Researchers from Yale suggest, “While the intact virus may have left the body, “there may be RNA and protein from the virus that’s lingering and continuing to stimulate the immune system.”
Other scientist believe long-COVID patients have developed an autoimmune disorder. “The virus interrupts normal immune function, causing it to misfire, so that the molecules that normally target foreign invaders — like viruses — turn on the body itself.”
Dr. Spencer’s experience has “led him to join the growing chorus of health professionals, patient advocates, and researchers who argue we need to reframe how we think about coronavirus long-haulers.”
Ultimately, the struggles COVID long-haulers have endured will help raise awareness about the impact infections can have on igniting persistent symptoms in patients with various illnesses.
The following questions are addressed in this podcast episode:
- Are post-infectious symptoms a new concept?
- What are the chronic manifestations Dr. Spencer experienced from Ebola which you have seen in your Lyme disease patients?
- How have the conversations differed between acute manifestations of Ebola, COVID-19 and LD?
- What do we know about Long hauler COVID-19?
- What are the chronic manifestations of long hauler COVID-19 patients which you have seen in your Lyme disease patients?
- What other illnesses could lead to similar chronic manifestations?
- What might cause these chronic manifestations?
- Is any testing available for persistent symptoms?
- What makes chronic manifestations for these conditions so frustrating for patients and doctors?
- Thanks for listening to another Inside Lyme Podcast. You can read more about these cases in my show notes and on my website @DanielCameronMD.com. As always, it is your likes, comments, reviews, and shares that help spread the word about Lyme disease. Until next time on Inside Lyme.
Please remember that the advice given is general and not intended as specific advice as to any particular patient. If you require specific advice, then please seek that advice from an experienced professional.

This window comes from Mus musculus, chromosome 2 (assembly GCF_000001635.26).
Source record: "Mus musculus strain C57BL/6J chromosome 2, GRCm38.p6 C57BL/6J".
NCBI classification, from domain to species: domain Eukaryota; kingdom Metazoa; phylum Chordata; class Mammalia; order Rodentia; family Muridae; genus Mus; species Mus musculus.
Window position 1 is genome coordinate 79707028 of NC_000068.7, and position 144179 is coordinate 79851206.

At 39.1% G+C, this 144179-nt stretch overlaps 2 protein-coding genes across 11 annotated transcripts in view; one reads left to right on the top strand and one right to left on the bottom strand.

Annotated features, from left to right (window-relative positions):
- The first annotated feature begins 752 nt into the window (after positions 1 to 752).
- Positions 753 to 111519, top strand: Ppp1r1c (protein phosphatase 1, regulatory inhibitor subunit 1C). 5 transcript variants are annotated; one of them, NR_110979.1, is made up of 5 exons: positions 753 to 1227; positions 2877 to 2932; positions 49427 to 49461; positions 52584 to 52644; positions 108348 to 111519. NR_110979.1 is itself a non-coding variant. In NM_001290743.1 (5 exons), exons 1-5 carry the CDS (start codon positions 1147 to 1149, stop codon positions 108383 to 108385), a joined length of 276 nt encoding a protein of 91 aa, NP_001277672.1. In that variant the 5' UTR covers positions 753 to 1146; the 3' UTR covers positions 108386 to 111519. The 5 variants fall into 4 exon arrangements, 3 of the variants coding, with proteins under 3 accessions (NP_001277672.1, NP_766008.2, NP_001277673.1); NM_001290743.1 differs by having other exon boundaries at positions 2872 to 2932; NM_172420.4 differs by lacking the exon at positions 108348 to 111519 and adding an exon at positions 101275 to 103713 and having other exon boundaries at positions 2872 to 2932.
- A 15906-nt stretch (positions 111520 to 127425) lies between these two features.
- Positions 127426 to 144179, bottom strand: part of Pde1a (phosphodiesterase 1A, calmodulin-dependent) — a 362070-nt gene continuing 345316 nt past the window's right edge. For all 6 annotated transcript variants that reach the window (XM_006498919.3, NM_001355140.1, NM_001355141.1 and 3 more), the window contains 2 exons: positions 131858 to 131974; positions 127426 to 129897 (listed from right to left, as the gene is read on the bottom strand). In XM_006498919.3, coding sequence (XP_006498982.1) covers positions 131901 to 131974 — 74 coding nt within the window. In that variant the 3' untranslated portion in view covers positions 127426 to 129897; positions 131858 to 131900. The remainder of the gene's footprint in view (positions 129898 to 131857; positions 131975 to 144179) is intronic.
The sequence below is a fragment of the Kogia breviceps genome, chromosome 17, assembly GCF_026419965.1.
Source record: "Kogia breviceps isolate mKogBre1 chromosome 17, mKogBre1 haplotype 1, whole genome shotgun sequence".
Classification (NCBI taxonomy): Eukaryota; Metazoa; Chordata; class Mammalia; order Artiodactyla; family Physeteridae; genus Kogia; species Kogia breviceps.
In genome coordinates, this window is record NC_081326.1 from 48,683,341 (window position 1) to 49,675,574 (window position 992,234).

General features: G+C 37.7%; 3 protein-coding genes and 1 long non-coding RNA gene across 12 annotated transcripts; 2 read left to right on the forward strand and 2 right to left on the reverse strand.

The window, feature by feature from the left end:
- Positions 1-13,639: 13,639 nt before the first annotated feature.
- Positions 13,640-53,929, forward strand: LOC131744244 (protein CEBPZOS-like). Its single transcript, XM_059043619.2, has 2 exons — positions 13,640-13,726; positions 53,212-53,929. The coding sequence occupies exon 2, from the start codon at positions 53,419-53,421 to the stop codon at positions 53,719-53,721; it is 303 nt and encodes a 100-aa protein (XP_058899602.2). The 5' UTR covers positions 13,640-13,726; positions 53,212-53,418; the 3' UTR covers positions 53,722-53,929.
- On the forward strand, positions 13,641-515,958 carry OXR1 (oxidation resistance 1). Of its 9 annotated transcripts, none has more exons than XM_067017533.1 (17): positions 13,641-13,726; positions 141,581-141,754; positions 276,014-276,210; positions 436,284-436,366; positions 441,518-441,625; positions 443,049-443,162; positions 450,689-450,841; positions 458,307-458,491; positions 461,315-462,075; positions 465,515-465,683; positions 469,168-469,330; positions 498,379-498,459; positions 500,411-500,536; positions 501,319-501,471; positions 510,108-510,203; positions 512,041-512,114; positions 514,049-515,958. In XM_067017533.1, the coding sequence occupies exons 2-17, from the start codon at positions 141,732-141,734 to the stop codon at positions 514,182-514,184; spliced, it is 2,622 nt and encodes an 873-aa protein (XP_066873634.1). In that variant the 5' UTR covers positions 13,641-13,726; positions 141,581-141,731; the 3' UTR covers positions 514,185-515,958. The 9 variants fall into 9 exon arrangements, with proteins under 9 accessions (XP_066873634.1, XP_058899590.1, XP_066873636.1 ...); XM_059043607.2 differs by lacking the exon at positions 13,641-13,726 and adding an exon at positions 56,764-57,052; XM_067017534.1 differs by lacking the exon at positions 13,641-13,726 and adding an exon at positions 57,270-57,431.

Inside Lyme Podcast Series
This Inside Lyme case series will be discussed on my Facebook and made available on podcast and YouTube. As always, it is your likes, comments, and shares that help spread the word about this series and our work. If you can, please leave a review on iTunes or wherever else you get your podcasts.
- Long Covid isn’t as unique as we thought by Julia Belluz in Vox. https://www.vox.com/22298751/long-term-side-effects-covid-19-hauler-symptoms. Last accessed 4/10/21.
- Lopez-Leon S, Wegman-Ostrosky T, Perelman C, et al. More than 50 Long-term effects of COVID-19: a systematic review and meta-analysis. medRxiv. Jan 30 2021;doi:10.1101/2021.01.27.21250617
- Logigian EL, Kaplan RF, Steere AC. Chronic neurologic manifestations of Lyme disease. N Engl J Med. Nov 22 1990;323(21):1438-44. doi:10.1056/NEJM199011223232102
- Cameron DJ, Johnson LB, Maloney EL. Evidence assessments and guideline recommendations in Lyme disease: the clinical management of known tick bites, erythema migrans rashes and persistent disease. Expert Rev Anti Infect Ther. Sep 2014;12(9):1103-35. doi:10.1586/14787210.2014.940900